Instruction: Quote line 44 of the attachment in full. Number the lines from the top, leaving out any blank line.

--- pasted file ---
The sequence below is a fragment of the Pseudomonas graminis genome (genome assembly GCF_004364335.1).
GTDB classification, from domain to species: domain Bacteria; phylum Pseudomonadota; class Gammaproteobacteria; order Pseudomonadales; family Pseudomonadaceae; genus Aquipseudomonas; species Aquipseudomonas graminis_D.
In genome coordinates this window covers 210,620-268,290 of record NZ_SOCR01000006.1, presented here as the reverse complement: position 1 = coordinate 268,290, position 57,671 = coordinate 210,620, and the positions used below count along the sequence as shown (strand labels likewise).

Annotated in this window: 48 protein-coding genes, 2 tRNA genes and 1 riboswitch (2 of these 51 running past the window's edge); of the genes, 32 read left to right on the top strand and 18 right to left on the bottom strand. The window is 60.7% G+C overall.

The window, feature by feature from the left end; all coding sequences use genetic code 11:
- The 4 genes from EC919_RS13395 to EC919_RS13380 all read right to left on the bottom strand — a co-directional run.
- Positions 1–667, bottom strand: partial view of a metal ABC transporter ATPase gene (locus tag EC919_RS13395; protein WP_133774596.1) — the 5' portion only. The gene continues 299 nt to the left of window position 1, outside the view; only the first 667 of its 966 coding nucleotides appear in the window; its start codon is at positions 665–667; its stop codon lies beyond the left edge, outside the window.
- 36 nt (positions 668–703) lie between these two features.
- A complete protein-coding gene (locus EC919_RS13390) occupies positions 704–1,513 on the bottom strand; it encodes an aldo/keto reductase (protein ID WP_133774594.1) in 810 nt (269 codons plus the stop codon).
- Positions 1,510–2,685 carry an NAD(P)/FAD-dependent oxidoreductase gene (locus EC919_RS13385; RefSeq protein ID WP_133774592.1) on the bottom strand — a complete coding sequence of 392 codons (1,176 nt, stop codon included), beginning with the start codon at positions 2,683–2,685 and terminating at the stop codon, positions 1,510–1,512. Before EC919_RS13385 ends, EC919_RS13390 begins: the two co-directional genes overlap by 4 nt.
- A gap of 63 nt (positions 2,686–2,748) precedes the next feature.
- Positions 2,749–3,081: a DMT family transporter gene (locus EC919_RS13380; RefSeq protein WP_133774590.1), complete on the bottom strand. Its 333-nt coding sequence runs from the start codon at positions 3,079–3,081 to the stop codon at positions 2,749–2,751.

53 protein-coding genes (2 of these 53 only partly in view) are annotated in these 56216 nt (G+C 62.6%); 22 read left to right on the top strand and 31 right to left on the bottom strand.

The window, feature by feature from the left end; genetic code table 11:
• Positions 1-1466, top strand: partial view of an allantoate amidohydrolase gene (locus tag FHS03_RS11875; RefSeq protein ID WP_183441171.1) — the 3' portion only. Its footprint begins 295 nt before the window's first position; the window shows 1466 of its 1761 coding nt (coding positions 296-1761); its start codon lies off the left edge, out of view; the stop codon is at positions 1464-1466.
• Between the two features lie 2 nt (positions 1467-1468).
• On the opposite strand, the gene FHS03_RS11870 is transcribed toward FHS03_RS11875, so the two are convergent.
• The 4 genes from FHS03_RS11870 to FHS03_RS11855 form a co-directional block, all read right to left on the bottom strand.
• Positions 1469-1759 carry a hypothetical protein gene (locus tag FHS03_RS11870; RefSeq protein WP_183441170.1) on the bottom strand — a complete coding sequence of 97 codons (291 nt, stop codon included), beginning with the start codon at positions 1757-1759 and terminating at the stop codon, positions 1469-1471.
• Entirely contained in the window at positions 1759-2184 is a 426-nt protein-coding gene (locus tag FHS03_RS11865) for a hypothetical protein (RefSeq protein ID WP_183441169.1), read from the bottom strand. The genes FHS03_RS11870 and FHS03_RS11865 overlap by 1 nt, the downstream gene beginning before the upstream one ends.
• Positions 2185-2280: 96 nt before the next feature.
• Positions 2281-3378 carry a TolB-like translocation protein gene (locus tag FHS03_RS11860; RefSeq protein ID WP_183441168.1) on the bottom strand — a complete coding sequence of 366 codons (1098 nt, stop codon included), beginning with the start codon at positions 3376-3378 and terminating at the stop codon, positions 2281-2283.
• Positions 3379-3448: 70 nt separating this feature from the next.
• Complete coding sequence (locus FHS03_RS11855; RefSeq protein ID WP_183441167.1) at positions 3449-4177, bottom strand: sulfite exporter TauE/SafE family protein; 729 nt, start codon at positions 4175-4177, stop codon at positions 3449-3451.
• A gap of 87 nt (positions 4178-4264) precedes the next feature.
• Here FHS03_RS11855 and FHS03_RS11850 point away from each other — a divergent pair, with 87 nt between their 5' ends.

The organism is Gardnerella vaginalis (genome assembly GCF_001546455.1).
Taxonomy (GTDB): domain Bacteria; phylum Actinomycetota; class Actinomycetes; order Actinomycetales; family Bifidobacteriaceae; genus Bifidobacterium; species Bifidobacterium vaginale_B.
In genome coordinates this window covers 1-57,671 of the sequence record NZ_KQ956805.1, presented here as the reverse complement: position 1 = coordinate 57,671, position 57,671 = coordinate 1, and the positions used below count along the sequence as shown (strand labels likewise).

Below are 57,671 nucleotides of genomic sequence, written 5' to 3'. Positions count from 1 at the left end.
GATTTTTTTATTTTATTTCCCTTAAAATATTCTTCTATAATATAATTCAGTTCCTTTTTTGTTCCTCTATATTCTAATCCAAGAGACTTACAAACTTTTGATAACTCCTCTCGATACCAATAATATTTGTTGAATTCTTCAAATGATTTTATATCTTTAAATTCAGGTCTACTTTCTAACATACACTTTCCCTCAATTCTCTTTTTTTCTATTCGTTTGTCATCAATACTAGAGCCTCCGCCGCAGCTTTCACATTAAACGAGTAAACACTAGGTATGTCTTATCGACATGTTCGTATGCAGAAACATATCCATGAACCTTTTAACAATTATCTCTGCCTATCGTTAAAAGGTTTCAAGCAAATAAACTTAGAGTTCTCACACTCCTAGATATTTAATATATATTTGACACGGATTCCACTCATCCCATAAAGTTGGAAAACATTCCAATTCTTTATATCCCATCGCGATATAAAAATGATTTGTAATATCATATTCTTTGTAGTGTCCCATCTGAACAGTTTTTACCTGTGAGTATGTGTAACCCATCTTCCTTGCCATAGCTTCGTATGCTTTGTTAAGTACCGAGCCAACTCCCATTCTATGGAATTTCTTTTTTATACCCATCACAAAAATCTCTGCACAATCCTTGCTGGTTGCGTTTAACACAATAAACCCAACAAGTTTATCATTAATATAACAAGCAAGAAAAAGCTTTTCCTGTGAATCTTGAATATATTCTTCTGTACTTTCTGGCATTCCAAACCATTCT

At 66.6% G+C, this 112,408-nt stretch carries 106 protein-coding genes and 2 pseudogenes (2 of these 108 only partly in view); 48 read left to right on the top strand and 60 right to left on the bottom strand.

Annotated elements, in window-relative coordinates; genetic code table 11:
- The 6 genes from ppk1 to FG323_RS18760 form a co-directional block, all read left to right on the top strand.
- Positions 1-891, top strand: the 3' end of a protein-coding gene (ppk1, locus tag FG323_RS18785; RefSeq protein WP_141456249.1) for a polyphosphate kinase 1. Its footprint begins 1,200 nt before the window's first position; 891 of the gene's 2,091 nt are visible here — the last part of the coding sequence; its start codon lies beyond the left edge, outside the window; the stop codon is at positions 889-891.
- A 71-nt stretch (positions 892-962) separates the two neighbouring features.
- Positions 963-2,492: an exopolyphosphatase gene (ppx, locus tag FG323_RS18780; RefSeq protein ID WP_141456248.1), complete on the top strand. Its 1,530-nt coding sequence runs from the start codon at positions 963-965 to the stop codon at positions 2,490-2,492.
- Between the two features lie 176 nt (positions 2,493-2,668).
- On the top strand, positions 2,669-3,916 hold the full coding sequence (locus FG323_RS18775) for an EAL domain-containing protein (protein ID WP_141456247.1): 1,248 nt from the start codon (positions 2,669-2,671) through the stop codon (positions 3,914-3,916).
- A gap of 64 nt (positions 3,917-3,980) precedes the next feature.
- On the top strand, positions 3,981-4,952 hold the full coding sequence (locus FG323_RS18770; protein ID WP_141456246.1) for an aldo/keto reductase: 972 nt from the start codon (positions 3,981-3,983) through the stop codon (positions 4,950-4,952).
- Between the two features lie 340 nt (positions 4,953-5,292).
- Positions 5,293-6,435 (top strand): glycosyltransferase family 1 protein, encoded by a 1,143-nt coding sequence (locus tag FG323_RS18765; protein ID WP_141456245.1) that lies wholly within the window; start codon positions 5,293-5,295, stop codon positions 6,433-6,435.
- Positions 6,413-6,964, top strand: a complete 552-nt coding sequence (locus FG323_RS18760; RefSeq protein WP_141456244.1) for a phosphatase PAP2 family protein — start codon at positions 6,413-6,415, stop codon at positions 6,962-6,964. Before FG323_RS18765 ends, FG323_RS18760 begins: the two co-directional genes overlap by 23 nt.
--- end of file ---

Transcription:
- Positions 6,413-6,964, top strand: a complete 552-nt coding sequence (locus FG323_RS18760; RefSeq protein WP_141456244.1) for a phosphatase PAP2 family protein — start codon at positions 6,413-6,415, stop codon at positions 6,962-6,964. Before FG323_RS18765 ends, FG323_RS18760 begins: the two co-directional genes overlap by 23 nt.